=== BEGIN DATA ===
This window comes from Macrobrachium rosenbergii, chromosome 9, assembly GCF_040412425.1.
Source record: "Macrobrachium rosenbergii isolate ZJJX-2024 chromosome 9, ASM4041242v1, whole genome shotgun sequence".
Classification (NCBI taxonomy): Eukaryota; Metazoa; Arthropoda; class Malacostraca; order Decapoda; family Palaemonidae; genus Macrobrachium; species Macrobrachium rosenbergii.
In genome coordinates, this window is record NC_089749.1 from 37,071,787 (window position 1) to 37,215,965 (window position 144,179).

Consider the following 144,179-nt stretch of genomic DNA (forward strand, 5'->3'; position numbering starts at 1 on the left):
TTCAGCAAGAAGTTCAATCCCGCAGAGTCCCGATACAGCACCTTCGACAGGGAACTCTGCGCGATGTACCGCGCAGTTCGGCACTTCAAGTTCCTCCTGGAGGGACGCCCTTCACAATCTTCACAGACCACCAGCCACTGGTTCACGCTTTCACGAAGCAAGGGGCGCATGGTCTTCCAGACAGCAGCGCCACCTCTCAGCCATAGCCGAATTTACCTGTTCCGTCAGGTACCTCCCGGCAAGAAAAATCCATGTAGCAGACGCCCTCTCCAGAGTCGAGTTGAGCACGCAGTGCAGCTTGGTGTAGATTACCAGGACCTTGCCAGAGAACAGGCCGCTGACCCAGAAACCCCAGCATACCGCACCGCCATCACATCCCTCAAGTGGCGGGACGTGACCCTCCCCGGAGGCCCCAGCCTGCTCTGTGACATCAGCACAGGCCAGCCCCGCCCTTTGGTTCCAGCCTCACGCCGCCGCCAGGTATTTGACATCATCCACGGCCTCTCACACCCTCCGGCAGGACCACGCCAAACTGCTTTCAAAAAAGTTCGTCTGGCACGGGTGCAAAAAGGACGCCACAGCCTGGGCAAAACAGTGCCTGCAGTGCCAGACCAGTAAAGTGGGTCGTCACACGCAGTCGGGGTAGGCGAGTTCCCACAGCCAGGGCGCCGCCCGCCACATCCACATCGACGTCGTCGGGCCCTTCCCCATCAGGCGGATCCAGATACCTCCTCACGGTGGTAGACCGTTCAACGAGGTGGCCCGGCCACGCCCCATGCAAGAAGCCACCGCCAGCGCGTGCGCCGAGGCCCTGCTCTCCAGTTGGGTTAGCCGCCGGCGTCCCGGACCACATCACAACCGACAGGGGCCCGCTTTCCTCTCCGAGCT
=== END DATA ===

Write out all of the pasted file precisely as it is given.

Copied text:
This window comes from Macrobrachium rosenbergii, chromosome 9, assembly GCF_040412425.1.
Source record: "Macrobrachium rosenbergii isolate ZJJX-2024 chromosome 9, ASM4041242v1, whole genome shotgun sequence".
Classification (NCBI taxonomy): Eukaryota; Metazoa; Arthropoda; class Malacostraca; order Decapoda; family Palaemonidae; genus Macrobrachium; species Macrobrachium rosenbergii.
In genome coordinates, this window is record NC_089749.1 from 37,071,787 (window position 1) to 37,215,965 (window position 144,179).

Consider the following 144,179-nt stretch of genomic DNA (forward strand, 5'->3'; position numbering starts at 1 on the left):
TTCAGCAAGAAGTTCAATCCCGCAGAGTCCCGATACAGCACCTTCGACAGGGAACTCTGCGCGATGTACCGCGCAGTTCGGCACTTCAAGTTCCTCCTGGAGGGACGCCCTTCACAATCTTCACAGACCACCAGCCACTGGTTCACGCTTTCACGAAGCAAGGGGCGCATGGTCTTCCAGACAGCAGCGCCACCTCTCAGCCATAGCCGAATTTACCTGTTCCGTCAGGTACCTCCCGGCAAGAAAAATCCATGTAGCAGACGCCCTCTCCAGAGTCGAGTTGAGCACGCAGTGCAGCTTGGTGTAGATTACCAGGACCTTGCCAGAGAACAGGCCGCTGACCCAGAAACCCCAGCATACCGCACCGCCATCACATCCCTCAAGTGGCGGGACGTGACCCTCCCCGGAGGCCCCAGCCTGCTCTGTGACATCAGCACAGGCCAGCCCCGCCCTTTGGTTCCAGCCTCACGCCGCCGCCAGGTATTTGACATCATCCACGGCCTCTCACACCCTCCGGCAGGACCACGCCAAACTGCTTTCAAAAAAGTTCGTCTGGCACGGGTGCAAAAAGGACGCCACAGCCTGGGCAAAACAGTGCCTGCAGTGCCAGACCAGTAAAGTGGGTCGTCACACGCAGTCGGGGTAGGCGAGTTCCCACAGCCAGGGCGCCGCCCGCCACATCCACATCGACGTCGTCGGGCCCTTCCCCATCAGGCGGATCCAGATACCTCCTCACGGTGGTAGACCGTTCAACGAGGTGGCCCGGCCACGCCCCATGCAAGAAGCCACCGCCAGCGCGTGCGCCGAGGCCCTGCTCTCCAGTTGGGTTAGCCGCCGGCGTCCCGGACCACATCACAACCGACAGGGGCCCGCTTTCCTCTCCGAGCT